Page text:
Games Research Network

Researching analogue and digital games

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‘Eat Who I Eat’: Assassin’s Creed Discovery Tour

Assassin's Creed Origins

I am a (not uncritical) fan of historical murder-simulation franchise Assassin’s Creed, and I’ve played pretty much every major entry in the series since it began, often gritting my teeth at the bad plot and violence to explore the worlds of Renaissance Italy, Victorian London and Revolutionary Paris. I’m also an educationalist and former history teacher, so when Assassin’s Creed Discovery Tour: Ancient Egypt was announced I was intrigued by the concept of learning history through playing what is usually a blockbuster game. The first thing that came into my head was this joke from the classic Simpsons episode ‘Marge vs The Monorail’, when Springfield Elementary School’s budget looks to be getting a huge boost: read more

Desk Job

Members from the Games Research Network recently collaborated to create a game for the No Shit Sherlock Games Jam.

After an initial planning session, we got together to hammer out the details of the game, and in an 8-hour session on Friday 9th March 2018, we created Desk Job.

Desk Job is a Detective Game that involves you trying to solve a cold case whilst putting up with the demands of your overbearing boss. It can be played either solo or as a group and should last the best part of an afternoon or evening. All you need is a printer and some scissors! read more

Video Games and Gambling

Loot Box

This summer GRN member Dr. Tom Brock will be joining Dr. Mark Johnson and others at the University of Alberta to research the relationship between video games and gambling practices.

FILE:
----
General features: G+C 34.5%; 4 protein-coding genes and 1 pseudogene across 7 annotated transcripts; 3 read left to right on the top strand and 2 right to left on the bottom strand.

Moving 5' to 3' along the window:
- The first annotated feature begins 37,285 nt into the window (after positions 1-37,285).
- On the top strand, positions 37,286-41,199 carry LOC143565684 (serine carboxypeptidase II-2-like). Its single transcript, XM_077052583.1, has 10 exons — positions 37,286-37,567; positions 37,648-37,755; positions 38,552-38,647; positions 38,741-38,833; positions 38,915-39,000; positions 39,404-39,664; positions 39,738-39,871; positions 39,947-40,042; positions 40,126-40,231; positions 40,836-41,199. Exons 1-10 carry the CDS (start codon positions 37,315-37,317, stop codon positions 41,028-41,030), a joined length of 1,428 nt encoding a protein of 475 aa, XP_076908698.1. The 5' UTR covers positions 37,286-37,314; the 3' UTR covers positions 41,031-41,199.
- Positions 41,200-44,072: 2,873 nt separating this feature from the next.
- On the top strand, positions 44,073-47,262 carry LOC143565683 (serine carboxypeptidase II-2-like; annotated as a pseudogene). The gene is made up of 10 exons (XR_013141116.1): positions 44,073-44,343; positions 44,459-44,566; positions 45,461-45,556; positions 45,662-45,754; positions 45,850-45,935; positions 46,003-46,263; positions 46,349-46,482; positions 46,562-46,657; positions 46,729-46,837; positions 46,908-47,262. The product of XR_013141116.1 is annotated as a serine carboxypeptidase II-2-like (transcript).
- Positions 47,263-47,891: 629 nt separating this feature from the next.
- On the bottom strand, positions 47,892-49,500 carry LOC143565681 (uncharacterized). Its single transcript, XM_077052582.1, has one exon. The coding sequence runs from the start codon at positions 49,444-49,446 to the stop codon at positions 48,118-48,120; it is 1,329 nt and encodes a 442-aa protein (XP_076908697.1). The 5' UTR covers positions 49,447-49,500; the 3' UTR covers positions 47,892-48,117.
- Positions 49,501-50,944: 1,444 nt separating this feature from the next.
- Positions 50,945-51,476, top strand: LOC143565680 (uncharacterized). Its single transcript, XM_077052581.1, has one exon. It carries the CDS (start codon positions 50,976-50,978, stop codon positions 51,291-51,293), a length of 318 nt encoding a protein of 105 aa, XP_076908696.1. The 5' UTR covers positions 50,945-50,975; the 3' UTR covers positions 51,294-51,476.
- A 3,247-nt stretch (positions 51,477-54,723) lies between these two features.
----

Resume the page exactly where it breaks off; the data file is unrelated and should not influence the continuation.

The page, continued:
‘Skin betting’ and ‘loot boxes’ are two example of a new trend in games design called ‘online real money gameplay’ that disguise gambling practices as video gameplay experiences. The research will involve interviewing games designers, analysing game mechanics, and undertaking a ‘state-of-the-art’ policy analysis to examine the motivation and impact of designers’ choices for the future of the gaming industry. read more

#girlsbehindgames

March 8th is International Women’s Day (or, as it is known in some areas of the internet, “but when is it international mens [sic] day”?) and it offers a perfect opportunity to think about how to celebrate and make visible the contribution women make to game design and development.

The theme for this year’s International Women’s Day is #PressforProgress – a call to “motivate and unite friends, colleagues and whole communities to think, act and be gender inclusive.” One hundred years after women gained the right to vote in the UK, there are – depressingly – too many areas of politics, society and economics where progress is sorely needed or, else, occurring at a sluggish pace. read more

Science Roleplay

“Esofonia” is a roleplaying game created by Dr Sam Illingworth from Manchester Metropolitan University (UK) and Dr Mathew Stiller-Reeve from The Bjerknes Centre for Climate Research (Norway).

It has now been translated into Spanish, and is being used in the Spanish School Vicente Cañada Blanch in London to teach students about climate change. read more

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